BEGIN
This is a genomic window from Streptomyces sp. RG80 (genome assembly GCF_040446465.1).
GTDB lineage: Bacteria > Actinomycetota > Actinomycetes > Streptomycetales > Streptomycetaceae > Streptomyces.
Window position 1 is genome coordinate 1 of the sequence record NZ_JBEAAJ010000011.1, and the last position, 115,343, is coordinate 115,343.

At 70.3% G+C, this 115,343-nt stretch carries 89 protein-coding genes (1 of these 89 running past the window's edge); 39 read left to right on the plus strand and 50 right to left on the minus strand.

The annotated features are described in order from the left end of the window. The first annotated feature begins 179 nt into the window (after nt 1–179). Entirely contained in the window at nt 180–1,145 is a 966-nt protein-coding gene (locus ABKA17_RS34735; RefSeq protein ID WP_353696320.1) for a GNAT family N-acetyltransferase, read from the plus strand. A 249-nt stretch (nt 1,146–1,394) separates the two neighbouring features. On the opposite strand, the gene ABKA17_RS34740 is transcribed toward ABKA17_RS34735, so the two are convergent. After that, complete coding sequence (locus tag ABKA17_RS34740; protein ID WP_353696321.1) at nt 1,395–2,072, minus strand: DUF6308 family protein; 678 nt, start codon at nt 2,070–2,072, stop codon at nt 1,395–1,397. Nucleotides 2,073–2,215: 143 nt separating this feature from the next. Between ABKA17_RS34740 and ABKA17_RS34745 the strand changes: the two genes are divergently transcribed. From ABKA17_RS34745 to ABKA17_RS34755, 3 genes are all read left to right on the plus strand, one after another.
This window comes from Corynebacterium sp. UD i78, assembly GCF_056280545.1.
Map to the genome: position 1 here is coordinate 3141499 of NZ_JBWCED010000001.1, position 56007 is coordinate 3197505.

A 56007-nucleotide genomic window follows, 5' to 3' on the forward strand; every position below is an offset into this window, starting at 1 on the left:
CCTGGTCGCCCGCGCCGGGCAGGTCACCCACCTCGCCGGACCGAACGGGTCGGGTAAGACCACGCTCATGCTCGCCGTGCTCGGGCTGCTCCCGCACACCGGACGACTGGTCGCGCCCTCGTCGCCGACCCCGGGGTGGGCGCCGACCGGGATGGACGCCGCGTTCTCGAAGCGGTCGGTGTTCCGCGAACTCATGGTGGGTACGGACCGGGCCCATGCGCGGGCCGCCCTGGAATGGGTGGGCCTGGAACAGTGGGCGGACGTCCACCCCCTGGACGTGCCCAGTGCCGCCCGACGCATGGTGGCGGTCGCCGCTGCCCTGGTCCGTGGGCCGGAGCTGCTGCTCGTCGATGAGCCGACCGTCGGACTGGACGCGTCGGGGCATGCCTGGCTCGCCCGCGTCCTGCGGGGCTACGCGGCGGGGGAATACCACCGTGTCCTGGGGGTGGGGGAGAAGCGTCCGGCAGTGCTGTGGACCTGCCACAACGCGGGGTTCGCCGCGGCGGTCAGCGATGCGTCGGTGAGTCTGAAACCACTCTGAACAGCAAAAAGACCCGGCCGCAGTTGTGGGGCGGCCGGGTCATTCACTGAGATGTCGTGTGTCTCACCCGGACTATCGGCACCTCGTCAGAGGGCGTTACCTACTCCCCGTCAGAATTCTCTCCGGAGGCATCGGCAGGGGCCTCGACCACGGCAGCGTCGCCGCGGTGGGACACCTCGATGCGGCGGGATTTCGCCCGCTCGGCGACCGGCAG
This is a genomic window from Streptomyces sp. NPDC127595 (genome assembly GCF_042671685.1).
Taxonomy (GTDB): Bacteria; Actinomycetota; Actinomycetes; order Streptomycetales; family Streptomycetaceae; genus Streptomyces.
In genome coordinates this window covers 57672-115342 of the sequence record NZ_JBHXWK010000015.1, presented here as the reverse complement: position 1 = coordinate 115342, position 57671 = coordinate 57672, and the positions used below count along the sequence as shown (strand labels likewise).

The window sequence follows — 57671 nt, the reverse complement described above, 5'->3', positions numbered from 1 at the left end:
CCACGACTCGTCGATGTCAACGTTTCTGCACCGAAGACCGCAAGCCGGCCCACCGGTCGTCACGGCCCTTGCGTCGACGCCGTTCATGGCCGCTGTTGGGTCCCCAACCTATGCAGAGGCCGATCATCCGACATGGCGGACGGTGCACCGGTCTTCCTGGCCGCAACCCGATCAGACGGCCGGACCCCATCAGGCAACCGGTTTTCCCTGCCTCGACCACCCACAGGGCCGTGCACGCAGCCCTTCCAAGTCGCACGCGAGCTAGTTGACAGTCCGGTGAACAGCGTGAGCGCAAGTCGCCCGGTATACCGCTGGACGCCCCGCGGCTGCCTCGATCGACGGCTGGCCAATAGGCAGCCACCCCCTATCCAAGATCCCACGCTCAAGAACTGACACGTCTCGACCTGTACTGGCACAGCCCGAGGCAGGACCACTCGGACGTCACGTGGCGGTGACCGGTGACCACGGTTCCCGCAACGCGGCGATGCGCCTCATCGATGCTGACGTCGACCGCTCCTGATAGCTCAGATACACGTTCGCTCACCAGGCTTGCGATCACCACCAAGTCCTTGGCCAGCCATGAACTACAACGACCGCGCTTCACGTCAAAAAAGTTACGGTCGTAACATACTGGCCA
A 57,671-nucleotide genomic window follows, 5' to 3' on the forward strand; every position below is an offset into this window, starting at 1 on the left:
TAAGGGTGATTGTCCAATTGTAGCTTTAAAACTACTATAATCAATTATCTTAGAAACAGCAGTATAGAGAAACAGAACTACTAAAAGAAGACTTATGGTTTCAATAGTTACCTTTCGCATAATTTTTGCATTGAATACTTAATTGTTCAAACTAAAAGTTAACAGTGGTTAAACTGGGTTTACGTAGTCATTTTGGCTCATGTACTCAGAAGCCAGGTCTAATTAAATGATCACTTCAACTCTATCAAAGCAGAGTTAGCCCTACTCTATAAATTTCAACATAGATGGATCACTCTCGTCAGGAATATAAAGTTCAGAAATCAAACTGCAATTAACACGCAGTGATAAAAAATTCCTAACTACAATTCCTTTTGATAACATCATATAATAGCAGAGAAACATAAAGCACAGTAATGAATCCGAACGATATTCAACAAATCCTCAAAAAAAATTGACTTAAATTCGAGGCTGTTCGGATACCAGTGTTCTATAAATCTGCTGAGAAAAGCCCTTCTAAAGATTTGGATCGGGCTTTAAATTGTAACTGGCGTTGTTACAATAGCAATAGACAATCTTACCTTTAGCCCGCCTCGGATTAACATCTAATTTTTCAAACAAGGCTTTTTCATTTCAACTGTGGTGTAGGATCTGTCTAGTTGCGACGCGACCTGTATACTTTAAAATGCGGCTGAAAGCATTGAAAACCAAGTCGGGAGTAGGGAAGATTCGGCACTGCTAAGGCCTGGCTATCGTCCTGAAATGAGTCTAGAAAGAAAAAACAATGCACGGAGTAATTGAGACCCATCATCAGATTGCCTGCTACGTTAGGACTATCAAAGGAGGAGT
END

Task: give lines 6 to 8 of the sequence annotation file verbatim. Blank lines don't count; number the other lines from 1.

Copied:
This window comes from Corynebacterium sp. UD i78, assembly GCF_056280545.1.
Map to the genome: position 1 here is coordinate 3141499 of NZ_JBWCED010000001.1, position 56007 is coordinate 3197505.

A 56007-nucleotide genomic window follows, 5' to 3' on the forward strand; every position below is an offset into this window, starting at 1 on the left: